• Many plant species are marketed under the name cat's claw, the most common being Uncaria tomentosa and Uncaria guianensis. Both are used to treat the same conditions, although Uncaria tomentosa is thought to be more effective.
  • There are reports that a possibly toxic plant, Acacia greggii, has replaced cat's claw in some commercial formulas. Cat's claw may be contaminated with other Uncaria species, some that may lower blood pressure, slow heart rate, or affect the nervous system.
  • Cat's claw has been studied as medicine for many conditions, including osteoarthritis and rheumatoid arthritis. While results have been promising, evidence is still lacking.


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The below doses are based on scientific research, publications, traditional use, or expert opinion. Many herbs and supplements have not been thoroughly tested, and safety and effectiveness may not be proven. Brands may be made differently, with variable ingredients, even within the same brand. The below doses may not apply to all products. You should read product labels, and discuss doses with a qualified healthcare provider before starting therapy.

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The U.S. Food and Drug Administration does not strictly regulate herbs and supplements. There is no guarantee of strength, purity or safety of products, and effects may vary. You should always read product labels. If you have a medical condition, or are taking other drugs, herbs, or supplements, you should speak with a qualified healthcare provider before starting a new therapy. Consult a healthcare provider immediately if you experience side effects.

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Most herbs and supplements have not been thoroughly tested for interactions with other herbs, supplements, drugs, or foods. The interactions listed below are based on reports in scientific publications, laboratory experiments, or traditional use. You should always read product labels. If you have a medical condition, or are taking other drugs, herbs, or supplements, you should speak with a qualified healthcare provider before starting a new therapy.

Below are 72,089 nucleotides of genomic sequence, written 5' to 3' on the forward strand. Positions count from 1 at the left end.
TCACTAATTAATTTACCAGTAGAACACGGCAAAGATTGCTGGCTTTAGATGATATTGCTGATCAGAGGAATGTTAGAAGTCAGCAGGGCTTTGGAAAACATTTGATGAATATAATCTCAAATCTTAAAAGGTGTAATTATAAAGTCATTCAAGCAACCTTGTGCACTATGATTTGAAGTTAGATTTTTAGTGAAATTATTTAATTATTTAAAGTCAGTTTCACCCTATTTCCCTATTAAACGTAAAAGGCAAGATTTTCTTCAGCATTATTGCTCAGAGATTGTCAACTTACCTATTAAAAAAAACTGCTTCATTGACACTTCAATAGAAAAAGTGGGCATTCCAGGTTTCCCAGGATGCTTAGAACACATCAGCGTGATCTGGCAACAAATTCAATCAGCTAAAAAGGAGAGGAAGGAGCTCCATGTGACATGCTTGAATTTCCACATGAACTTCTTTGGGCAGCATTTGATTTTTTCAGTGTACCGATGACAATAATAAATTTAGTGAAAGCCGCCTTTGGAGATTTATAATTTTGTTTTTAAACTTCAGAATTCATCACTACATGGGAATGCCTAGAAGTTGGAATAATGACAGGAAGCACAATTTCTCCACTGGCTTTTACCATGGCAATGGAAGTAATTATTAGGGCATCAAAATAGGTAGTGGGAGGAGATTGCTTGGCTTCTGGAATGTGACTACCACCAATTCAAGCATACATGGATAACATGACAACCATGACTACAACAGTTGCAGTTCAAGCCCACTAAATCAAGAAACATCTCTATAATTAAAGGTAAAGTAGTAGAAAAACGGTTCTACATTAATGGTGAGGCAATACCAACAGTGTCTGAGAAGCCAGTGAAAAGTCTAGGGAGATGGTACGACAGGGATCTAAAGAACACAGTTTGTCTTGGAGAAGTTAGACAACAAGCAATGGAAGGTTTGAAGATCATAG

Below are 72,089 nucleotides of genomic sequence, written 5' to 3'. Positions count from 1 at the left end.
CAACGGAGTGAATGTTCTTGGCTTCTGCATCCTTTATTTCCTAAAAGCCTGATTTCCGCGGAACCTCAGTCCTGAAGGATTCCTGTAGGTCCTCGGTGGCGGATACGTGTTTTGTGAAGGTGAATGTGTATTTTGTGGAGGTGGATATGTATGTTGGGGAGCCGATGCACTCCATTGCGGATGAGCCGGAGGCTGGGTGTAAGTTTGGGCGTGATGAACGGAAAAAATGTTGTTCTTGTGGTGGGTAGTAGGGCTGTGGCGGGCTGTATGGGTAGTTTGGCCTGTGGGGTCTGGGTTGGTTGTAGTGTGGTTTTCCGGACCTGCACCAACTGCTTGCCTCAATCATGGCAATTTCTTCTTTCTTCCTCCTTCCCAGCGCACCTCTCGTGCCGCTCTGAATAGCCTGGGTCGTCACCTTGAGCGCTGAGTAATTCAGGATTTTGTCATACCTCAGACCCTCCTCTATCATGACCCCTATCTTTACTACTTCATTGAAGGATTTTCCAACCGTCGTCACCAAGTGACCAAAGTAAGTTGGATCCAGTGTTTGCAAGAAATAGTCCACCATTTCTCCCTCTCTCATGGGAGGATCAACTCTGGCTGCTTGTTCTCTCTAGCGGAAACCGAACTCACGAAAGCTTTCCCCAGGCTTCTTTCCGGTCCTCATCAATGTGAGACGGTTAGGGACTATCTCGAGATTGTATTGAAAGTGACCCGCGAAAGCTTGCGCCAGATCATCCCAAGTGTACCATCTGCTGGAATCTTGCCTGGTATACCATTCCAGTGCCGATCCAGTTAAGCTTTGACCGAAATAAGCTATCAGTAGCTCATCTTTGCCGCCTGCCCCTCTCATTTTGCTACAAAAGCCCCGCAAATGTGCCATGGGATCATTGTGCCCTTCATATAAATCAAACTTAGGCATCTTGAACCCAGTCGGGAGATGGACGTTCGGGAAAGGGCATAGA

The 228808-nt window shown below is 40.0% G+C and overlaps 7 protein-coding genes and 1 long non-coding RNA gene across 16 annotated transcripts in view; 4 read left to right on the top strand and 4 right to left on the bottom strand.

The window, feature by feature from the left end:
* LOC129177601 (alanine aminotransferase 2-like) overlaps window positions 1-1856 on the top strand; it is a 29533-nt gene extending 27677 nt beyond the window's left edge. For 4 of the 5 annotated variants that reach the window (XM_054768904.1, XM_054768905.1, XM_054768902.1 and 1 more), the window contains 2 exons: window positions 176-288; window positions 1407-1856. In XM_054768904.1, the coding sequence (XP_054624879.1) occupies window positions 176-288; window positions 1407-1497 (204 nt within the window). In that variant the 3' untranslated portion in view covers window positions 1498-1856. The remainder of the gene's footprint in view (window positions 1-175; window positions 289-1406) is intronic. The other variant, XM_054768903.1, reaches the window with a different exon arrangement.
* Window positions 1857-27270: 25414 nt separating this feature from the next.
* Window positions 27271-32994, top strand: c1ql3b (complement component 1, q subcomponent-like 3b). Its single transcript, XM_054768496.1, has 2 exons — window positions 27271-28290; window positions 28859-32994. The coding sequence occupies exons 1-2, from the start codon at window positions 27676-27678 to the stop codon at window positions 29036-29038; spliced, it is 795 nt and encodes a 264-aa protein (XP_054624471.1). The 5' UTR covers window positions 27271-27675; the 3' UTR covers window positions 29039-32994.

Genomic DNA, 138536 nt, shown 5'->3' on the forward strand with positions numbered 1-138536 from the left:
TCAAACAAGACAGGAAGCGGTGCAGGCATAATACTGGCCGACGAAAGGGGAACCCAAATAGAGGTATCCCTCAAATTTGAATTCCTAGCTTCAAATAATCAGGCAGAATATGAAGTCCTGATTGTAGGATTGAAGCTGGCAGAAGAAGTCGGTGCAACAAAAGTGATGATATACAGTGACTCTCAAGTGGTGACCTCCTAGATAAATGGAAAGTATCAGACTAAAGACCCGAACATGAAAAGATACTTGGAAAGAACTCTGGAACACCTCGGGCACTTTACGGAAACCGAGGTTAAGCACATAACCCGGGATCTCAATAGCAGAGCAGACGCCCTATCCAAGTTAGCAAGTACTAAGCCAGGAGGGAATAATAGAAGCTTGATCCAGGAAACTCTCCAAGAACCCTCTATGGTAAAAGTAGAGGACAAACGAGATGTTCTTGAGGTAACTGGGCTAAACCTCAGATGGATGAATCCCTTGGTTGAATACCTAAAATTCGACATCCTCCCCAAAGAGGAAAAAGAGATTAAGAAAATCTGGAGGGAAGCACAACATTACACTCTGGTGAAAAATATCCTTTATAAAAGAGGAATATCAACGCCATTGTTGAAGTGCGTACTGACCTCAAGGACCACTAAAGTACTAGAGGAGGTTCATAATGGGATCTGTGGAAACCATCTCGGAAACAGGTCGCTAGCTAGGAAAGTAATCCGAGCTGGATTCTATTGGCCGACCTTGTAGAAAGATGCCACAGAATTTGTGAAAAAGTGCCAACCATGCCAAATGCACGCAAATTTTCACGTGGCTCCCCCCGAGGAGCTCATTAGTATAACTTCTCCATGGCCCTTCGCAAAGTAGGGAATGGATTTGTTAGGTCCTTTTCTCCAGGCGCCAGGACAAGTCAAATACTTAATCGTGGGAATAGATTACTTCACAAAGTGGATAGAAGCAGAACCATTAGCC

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Author Information

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Natural Standard developed the above evidence-based information based on a thorough systematic review of the available scientific articles. For comprehensive information about alternative and complementary therapies on the professional level, go to Selected references are listed below.

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The information in this monograph is intended for informational purposes only, and is meant to help users better understand health concerns. Information is based on review of scientific research data, historical practice patterns, and clinical experience. This information should not be interpreted as specific medical advice. Users should consult with a qualified healthcare provider for specific questions regarding therapies, diagnosis and/or health conditions, prior to making therapeutic decisions.